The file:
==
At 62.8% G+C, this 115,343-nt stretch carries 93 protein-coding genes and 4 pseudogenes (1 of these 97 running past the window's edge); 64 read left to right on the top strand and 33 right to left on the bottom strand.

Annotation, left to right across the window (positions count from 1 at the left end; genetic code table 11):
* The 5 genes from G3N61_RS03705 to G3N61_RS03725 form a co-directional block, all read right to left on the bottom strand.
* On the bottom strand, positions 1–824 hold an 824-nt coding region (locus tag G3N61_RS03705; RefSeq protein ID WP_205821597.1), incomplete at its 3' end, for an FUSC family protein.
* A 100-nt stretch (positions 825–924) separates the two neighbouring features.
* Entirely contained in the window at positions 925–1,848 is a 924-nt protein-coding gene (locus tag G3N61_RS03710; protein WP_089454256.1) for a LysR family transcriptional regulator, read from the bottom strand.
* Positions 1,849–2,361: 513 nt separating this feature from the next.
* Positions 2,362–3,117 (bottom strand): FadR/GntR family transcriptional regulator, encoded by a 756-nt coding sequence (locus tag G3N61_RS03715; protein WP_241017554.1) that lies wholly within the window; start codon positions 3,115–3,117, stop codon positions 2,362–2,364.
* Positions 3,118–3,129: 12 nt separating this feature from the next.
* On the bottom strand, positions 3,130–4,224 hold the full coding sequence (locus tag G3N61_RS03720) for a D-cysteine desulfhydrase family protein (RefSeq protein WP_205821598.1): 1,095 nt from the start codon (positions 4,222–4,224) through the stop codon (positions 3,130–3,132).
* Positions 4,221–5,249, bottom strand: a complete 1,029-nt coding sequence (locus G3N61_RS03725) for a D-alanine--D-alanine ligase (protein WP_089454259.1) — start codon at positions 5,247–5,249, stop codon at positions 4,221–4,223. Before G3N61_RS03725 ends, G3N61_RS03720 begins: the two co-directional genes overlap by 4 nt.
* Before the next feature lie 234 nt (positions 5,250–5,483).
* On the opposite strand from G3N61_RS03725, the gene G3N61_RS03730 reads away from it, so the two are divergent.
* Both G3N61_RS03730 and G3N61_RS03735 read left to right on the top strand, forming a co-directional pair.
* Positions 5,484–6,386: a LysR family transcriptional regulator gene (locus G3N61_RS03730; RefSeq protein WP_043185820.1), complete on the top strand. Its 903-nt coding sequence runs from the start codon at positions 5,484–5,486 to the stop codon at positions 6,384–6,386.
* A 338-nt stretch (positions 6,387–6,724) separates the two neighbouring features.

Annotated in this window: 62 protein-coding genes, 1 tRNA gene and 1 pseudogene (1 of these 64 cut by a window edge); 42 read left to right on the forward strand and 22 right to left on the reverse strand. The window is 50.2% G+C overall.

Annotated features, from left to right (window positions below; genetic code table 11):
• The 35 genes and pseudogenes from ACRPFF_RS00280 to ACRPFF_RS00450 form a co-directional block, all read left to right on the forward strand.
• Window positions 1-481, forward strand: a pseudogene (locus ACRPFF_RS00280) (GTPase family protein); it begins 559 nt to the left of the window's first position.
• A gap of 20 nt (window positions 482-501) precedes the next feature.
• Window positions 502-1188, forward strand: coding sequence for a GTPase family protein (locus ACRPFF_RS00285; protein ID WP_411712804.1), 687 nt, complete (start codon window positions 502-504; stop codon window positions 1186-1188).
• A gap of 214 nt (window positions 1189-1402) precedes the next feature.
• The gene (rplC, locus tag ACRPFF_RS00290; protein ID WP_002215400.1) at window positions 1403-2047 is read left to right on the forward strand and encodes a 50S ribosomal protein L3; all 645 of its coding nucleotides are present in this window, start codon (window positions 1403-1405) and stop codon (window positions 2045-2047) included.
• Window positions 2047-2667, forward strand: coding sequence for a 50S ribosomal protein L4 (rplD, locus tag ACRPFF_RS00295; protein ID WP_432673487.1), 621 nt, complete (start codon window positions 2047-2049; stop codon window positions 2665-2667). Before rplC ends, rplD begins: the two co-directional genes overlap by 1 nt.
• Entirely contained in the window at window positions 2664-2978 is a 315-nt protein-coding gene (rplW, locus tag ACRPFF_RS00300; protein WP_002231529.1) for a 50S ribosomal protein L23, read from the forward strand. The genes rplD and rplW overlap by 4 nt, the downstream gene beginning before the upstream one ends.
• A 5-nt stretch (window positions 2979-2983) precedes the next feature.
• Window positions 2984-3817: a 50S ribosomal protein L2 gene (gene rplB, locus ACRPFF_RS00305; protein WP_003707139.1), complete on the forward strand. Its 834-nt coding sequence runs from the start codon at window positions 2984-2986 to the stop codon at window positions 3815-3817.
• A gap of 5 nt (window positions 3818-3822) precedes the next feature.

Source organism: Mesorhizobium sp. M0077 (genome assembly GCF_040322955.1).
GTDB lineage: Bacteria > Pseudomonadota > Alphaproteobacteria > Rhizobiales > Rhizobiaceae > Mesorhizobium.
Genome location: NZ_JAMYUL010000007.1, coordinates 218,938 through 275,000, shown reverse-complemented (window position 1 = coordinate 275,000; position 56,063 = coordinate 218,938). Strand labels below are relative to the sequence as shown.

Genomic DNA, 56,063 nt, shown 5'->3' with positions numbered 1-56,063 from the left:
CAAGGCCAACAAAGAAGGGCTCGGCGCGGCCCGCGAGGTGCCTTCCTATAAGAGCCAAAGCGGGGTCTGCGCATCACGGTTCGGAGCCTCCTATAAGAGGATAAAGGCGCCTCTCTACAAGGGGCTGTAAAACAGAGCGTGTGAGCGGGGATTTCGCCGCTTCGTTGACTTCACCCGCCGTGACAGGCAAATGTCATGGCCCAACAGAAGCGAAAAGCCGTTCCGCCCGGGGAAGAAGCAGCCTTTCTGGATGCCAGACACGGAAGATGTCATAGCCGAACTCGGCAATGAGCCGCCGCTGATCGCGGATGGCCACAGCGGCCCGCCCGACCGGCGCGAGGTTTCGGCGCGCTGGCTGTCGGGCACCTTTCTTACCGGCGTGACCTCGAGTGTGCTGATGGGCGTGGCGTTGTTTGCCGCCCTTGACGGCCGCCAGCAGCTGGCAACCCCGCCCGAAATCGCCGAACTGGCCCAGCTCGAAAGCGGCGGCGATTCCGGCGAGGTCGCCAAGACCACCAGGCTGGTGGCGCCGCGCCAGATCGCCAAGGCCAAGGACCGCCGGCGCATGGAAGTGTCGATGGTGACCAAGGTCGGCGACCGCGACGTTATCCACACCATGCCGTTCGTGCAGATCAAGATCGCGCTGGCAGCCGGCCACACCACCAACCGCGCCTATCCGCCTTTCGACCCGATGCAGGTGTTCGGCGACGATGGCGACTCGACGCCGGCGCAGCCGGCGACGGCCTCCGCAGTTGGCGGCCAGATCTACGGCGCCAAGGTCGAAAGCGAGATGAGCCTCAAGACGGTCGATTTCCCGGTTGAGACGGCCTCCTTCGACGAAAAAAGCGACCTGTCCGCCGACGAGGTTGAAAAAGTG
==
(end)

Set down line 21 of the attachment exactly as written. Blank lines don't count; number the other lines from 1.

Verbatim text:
• A gap of 20 nt (window positions 482-501) precedes the next feature.